Activists plan to present an alternative point of view at a government- sponsored conference on marijuana next week. The "National Conference on Marijuana Use: Prevention, Treatment, and Research" is being sponsored by the National Institute on Drug Abuse (NIDA), and will take place on July 19 & 20 in Arlington, Virginia, a suburb of Washington, DC. (Information on how to get involved in the activists' response is included at the end of this bulletin.)
According to NIDA Director Dr. Alan Leshner, this is "the first national conference to focus on providing scientifically based information on marijuana to dispel myths, increase public awareness of the rising trends in marijuana use, and educate the public about the consequences of marijuana use, especially for young people." [Translation: Clinton needs to bolster his "anti-drug" image in preparation for the `96 campaign, and to that end is using NIDA as a vehicle for propaganda and misinformation.]
Featured speakers at the opening plenary session will include Leshner, Dr. Lee Brown, Director of the Office of National Drug Control Policy ("drug czar"), and Dr. Donna Shalala, Secretary of Health & Human Services. These officials have not recently been known for honesty with regard to drug policy, and there is no reason to expect them to behave differently at this conference. They are expected to continue to propagate some myths of their own, including the myths of marijuana's "gateway" effect and the increased potency of today's marijuana relative to 20 years ago.
DRCNet holds that the incarceration approach to drug abuse is unjustified and causes far more harm than any supposed good it might do. Whether or not marijuana is dangerous, every major study has found that criminalization has only increased the harms associated with it, to individuals and society as a whole. The denial of medicine and stifling of research are only the most outrageous excesses of the Drug War.
Marijuana is currently a schedule I drug -- illegal even medically except for eight patients receive it through a defunct federal program. The most hypocritical aspect of the administration's marijuana policy is it has cited a "lack of scientific research" as justification for continuing the medical ban, but has simultaneously used federal power to prevent such research from taking place.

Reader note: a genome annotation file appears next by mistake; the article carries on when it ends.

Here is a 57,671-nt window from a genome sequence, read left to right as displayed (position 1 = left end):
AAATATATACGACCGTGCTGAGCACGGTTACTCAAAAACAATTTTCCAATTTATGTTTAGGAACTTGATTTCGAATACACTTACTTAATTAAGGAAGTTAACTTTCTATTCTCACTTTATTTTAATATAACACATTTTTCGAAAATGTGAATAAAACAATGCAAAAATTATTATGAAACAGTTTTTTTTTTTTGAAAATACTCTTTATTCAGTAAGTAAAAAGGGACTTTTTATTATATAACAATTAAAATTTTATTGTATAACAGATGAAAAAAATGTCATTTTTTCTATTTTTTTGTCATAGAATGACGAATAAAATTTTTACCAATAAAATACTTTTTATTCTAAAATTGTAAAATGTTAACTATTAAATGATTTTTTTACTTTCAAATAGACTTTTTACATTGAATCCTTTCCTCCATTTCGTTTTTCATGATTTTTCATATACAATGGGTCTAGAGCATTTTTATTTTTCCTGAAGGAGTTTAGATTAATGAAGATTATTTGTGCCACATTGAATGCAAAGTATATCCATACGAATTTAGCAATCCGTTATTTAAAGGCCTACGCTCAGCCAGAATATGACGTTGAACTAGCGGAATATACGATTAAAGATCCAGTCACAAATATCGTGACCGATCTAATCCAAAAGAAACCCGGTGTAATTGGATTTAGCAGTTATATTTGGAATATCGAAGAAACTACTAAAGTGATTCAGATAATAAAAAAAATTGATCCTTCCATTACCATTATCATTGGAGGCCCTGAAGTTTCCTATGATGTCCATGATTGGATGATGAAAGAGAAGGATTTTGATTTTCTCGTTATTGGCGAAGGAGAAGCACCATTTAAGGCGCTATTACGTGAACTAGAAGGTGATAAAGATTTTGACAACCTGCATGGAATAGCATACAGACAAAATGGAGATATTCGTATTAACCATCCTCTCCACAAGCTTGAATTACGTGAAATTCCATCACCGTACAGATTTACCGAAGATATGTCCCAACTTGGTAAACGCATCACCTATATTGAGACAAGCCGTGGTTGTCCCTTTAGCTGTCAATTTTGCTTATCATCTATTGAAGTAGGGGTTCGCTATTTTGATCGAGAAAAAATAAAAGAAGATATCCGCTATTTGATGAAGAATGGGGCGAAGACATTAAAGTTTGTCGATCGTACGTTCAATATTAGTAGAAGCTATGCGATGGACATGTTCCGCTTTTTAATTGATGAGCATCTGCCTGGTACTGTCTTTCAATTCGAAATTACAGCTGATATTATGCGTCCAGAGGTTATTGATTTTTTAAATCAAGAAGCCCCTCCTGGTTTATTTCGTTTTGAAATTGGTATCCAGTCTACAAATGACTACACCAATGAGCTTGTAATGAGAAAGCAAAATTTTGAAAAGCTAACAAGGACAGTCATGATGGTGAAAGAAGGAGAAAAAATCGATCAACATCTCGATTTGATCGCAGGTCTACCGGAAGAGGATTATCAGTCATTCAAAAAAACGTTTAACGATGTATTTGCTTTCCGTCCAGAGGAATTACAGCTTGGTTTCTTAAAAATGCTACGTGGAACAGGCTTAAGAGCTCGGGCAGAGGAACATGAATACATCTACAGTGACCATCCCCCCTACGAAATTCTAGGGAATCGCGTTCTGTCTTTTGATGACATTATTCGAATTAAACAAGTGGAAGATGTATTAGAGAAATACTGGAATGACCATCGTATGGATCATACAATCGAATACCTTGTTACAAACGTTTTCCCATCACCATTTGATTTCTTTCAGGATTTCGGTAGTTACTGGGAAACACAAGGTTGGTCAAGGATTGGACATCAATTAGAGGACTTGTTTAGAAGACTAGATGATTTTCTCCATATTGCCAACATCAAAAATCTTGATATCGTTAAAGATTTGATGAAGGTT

NIDA Director Alan Leshner has played a key role in the stifling of medical marijuana research. For nearly three years, Dr. Donald Abrams of the University of California at San Francisco has been trying to get the necessary approvals and permits to carry out a pilot study of marijuana as a treatment for AIDS Wasting Syndrome. (Numerous reports from AIDS patients and healthcare providers suggest that marijuana is an effective treatment -- perhaps the only effective treatment -- for this deadly condition.) Dr. Abrams' study has been approved by the FDA (IND #43,542) and all the necessary state agencies. All that it needs to begin is a legal source of marijuana. NIDA has a monopoly on legal marijuana cultivation in this country, and has regularly provided it to researchers for decades. But after an inordinately long delay, Leshner refused Dr. Abrams' request.
There is no valid justification for the stifling of medical research. NIDA's refusal to allow Dr. Abrams' study demonstrates the political agenda behind NIDA's marijuana research: NIDA will only fund studies that look for harms, and will stifle reseach that could find benefits. The activist response next week will focus on NIDA's stifling of medical marijuana research.
The response will be two-pronged:
1) PROTEST OUTSIDE THE CONFERENCE BEFORE THE OPENING PLENARY:
This will be the time when any media in attendance will be likely to arrive. Protesters will hold posterboards outside the hotel from 7:30-8:30 am on Wednesday July 19. This protest will be entirely legal. Its effectiveness will be maximized if protesters emphasize that they are ordinary, concerned Americans who are angry about a cruel policy. For more information on the protest, or to have a posterboard and button prepared for you,
2) PROTEST DURING THE OPENING PLENARY:
DRCNet is one of several organizations funding the travel expenses and registration fees for a number of medical marijuana patients. Patients and other concerned citizens will attend the conference, where they will hold signs, ask probing questions, and be a general presence for reform. (The MPP is producing buttons that supporters can wear in the conference.)
Conference registration is $100. Those who do not pay the registration fee are unlikely to be admitted to the conference. (You can still attend the 7:30 am protest.) Funding may still be available for registration fees for medical marijuana patients; call Rick Doblin at (704) 358-9830 or e-mail "[email protected]".
To register for the conference, contact: Karen Tyler-Barnes, Circle Solutions, Inc., 8201 Greensboro Drive, Suite 600, McLean, VA 22102; (703) 821-8955 ext. 440 (voice), 821-2098 (fax), [email protected].
The conference is being held at the Crystal City Marriott Hotel, 1999 Jefferson Davis Highway, Arlington, VA 22202, (703) 413-5500, across the street from the "Crystal City" stop on the blue and yellow lines of the DC Metro.
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